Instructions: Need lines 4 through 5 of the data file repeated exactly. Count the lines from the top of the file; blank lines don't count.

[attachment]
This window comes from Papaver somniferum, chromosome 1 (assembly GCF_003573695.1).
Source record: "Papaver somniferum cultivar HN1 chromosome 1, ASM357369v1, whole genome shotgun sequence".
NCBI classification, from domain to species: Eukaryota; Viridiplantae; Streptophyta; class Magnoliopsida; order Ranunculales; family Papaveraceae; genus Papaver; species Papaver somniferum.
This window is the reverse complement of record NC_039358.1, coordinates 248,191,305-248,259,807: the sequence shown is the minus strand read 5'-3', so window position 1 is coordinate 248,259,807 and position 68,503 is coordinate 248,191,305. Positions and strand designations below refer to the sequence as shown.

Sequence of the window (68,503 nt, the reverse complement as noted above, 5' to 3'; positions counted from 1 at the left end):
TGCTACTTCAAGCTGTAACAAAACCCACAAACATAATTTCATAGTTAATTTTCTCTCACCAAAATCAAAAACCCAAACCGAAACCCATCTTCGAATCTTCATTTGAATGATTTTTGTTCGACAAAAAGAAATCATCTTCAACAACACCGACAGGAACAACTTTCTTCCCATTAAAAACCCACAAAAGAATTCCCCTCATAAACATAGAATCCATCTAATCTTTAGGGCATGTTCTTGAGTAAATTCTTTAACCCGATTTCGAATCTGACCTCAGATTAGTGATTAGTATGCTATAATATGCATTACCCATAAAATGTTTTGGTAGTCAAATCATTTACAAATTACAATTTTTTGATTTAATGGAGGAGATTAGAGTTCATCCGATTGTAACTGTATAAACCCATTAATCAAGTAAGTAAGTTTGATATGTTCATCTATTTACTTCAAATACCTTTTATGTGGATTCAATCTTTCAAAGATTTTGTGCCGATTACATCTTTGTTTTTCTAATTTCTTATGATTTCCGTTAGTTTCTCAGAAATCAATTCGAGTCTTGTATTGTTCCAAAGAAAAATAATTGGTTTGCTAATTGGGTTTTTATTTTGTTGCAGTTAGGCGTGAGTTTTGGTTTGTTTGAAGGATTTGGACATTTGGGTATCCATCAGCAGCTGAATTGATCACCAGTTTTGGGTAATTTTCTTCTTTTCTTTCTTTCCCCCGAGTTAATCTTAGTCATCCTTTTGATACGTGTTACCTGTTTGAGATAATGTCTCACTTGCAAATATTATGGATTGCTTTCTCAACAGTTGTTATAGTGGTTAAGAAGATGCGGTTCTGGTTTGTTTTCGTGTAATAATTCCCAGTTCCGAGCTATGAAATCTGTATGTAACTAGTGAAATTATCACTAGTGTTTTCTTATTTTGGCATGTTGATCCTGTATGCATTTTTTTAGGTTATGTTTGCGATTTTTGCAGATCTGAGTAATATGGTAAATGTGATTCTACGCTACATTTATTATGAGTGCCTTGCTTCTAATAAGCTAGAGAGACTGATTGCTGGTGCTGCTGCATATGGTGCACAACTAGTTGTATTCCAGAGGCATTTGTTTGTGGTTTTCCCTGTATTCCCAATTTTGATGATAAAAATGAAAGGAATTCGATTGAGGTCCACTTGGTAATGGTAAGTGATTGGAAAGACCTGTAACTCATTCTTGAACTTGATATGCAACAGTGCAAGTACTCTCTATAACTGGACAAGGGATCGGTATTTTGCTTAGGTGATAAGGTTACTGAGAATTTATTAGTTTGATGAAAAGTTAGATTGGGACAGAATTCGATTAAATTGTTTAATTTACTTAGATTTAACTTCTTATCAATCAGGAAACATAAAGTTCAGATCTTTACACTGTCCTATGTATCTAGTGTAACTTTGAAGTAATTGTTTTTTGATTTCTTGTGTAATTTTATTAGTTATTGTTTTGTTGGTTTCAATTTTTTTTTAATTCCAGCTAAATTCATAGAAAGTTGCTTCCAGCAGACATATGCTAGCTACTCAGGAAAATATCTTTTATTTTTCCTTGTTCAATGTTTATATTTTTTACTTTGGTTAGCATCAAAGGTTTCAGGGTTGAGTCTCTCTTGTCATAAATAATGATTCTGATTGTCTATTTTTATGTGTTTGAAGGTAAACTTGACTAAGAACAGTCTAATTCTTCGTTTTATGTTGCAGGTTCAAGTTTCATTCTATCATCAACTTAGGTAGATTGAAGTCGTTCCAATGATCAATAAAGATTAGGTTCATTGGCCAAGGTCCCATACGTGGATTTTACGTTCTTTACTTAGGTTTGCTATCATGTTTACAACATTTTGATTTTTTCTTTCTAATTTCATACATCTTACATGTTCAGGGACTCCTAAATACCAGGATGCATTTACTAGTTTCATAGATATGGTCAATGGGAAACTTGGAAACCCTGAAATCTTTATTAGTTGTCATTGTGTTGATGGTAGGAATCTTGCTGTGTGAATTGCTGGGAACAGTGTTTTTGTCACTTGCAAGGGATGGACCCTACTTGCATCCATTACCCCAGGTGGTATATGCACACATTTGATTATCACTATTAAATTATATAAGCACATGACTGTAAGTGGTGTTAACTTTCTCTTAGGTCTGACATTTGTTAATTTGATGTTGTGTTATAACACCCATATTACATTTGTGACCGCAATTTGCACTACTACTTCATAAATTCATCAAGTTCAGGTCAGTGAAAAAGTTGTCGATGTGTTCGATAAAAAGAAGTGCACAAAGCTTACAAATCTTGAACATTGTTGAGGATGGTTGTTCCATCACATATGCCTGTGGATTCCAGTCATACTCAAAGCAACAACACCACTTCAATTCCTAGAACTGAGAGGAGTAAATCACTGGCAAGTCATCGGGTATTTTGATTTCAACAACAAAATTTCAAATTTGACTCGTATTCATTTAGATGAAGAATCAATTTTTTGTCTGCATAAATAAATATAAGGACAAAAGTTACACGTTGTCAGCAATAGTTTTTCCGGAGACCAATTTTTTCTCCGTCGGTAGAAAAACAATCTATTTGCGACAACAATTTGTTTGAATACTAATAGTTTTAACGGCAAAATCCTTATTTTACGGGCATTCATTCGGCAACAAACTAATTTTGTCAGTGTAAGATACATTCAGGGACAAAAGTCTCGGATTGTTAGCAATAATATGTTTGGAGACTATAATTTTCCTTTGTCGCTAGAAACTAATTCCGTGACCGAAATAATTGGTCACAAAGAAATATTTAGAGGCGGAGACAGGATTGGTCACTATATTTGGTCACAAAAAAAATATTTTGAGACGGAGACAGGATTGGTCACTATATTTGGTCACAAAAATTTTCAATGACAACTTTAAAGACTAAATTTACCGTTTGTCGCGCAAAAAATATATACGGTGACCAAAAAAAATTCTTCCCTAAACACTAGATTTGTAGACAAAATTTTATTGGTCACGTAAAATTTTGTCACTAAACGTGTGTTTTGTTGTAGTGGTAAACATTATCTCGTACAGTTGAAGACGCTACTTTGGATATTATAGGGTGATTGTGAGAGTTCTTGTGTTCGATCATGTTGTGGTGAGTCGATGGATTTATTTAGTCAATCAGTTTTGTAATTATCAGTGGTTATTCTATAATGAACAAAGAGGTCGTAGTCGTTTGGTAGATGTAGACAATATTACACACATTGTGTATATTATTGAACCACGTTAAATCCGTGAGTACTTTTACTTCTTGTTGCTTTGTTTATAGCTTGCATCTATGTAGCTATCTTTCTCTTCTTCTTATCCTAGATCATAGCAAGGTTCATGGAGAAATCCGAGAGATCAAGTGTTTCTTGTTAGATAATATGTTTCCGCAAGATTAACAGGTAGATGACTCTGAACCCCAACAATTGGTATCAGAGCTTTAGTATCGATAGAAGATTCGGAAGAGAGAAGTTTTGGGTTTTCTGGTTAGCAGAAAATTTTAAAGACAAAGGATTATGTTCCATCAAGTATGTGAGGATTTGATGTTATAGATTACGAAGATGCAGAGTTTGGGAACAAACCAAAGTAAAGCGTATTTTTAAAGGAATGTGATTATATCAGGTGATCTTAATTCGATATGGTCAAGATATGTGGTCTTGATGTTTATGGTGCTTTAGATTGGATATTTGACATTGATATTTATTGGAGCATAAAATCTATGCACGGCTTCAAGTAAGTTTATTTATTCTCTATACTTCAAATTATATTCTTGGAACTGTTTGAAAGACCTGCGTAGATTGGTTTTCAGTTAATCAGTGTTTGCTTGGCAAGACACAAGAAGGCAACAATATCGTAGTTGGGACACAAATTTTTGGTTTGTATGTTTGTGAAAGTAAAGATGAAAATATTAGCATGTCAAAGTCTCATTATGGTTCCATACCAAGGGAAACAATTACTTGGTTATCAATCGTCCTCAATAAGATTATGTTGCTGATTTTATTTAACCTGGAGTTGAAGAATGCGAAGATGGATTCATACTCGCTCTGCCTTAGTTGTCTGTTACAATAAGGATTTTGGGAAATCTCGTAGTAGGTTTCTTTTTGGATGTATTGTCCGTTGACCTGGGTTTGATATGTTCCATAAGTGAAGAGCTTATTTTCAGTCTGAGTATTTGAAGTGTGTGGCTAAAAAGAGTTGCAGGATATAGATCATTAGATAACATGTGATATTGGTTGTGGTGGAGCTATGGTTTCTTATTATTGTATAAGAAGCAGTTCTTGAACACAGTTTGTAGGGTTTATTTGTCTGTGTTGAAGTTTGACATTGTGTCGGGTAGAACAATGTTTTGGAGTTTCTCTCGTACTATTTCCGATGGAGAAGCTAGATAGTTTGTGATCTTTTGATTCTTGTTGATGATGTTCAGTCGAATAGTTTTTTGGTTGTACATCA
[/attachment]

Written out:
This window is the reverse complement of record NC_039358.1, coordinates 248,191,305-248,259,807: the sequence shown is the minus strand read 5'-3', so window position 1 is coordinate 248,259,807 and position 68,503 is coordinate 248,191,305. Positions and strand designations below refer to the sequence as shown.

Sequence of the window (68,503 nt, the reverse complement as noted above, 5' to 3'; positions counted from 1 at the left end):